A couple of comments. First, being opposed to same sex marriage but in favor of civil unions is actually quite liberal for American Christians. (Although I do suspect that Obama being for "civil unions" and against "gay marriage" is political triangulation at its most obvious and not a reflection of his beliefs. He might very well think full marriage is the best option, but believe he can't afford to say it in public.) The same thing for abortion. The Democratic Party mantra is "safe, legal, rare" and even politicians such as Hillary Clinton make a point of expressing their personal distaste for abortion and desire to reduce it to near-zero levels through more effective birth control etc. Expressing "discomfort" with abortion while realizing its legal necessity is the consensus platform of the entire Democratic Party.

I'm frankly not convinced that Obama is actually a serious believer in Christianity so much as someone who likes the moral teachings and sense of community. But the important thing is that I couldn't possibly care less whether or not he is. And I also don't care whether he is personally "comfortable" with personal rights regarding homosexuality or abortion. The only that that matters is what he regards as required by the constitution, necessity, or basic human decency, and I see no reason to think that he will be be anything like Bush regarding gay rights and abortion. Or rather, his administration and the Bush administration. Bush himself always struck me as rather disinterested in gay rights and abortion, but perfectly willing to let his people use them as wedge issues to win elections.

Jun Okumura said...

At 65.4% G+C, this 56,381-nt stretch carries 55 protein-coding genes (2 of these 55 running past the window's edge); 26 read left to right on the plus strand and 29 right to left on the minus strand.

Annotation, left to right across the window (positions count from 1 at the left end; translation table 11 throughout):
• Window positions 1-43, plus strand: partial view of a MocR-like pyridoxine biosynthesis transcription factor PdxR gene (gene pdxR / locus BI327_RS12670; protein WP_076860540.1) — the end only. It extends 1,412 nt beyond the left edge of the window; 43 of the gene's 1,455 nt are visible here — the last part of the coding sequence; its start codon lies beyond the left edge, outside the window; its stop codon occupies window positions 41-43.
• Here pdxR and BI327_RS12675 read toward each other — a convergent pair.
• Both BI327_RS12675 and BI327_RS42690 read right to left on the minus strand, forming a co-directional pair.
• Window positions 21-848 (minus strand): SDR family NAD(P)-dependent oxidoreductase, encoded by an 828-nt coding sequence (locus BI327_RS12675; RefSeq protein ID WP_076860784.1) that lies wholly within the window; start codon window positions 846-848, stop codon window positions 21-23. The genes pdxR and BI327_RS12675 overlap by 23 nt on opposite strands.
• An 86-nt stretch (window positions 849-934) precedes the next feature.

Haploid Heretic:

I can go along with most of what you say, with a couple of quibbles. First, I don’t agree with your contention that “[e]xpressing ‘discomfort’ with abortion while realizing its legal necessity is the consensus platform of the entire Democratic Party.” Close, but not quite. And it goes without saying that “discomfort” covers a wide range of sentiments, emotions an convictions. Second, and this is really nitpicking, I’d like to qualify ever so slightly your doubts about “Obama…actually [being] a serious believer in Christianity so much as someone who likes the moral teachings and sense of community.” What he lacks—and here, I think he has something in common with Bush—is that overwhelming sense of the transcendent, the rapture that born-again Christians so often profess. I guess it depends on the meaning of “serious believer”.

Not sure I’ll get to the rest of your comments tonight, so don’t wait up, please.

Roy Berman said...

OK, let's replace "serious believer in Christianity" with "believer in hardline Christian doctrine" or something. I'm no one to judge what "Christianity" means to him, only what he seems to have professed publicly.

Jun Okumura said...

Like everything else about faith, there are two angles to this story, the transcendent and the doctrinal, the mystical and the analytic. Which is the determinant in Obama's case? Your guess, Anomalous Anura, is as good as mine.

Roy Berman said...

Regarding faith in America, this column reports on an interesting recent survey.

http://www.nytimes.com/2008/12/27/opinion/27blow.html?hp

Jun Okumura said...

It’s good to know that the mentally healthy hold a strong majority in the United States. I always had a hard time believing that otherwise sane people could ever be in thrall to the O.T. Honcho, who puts Hitler to shame. 70% of Americans, knowingly or not, must agree.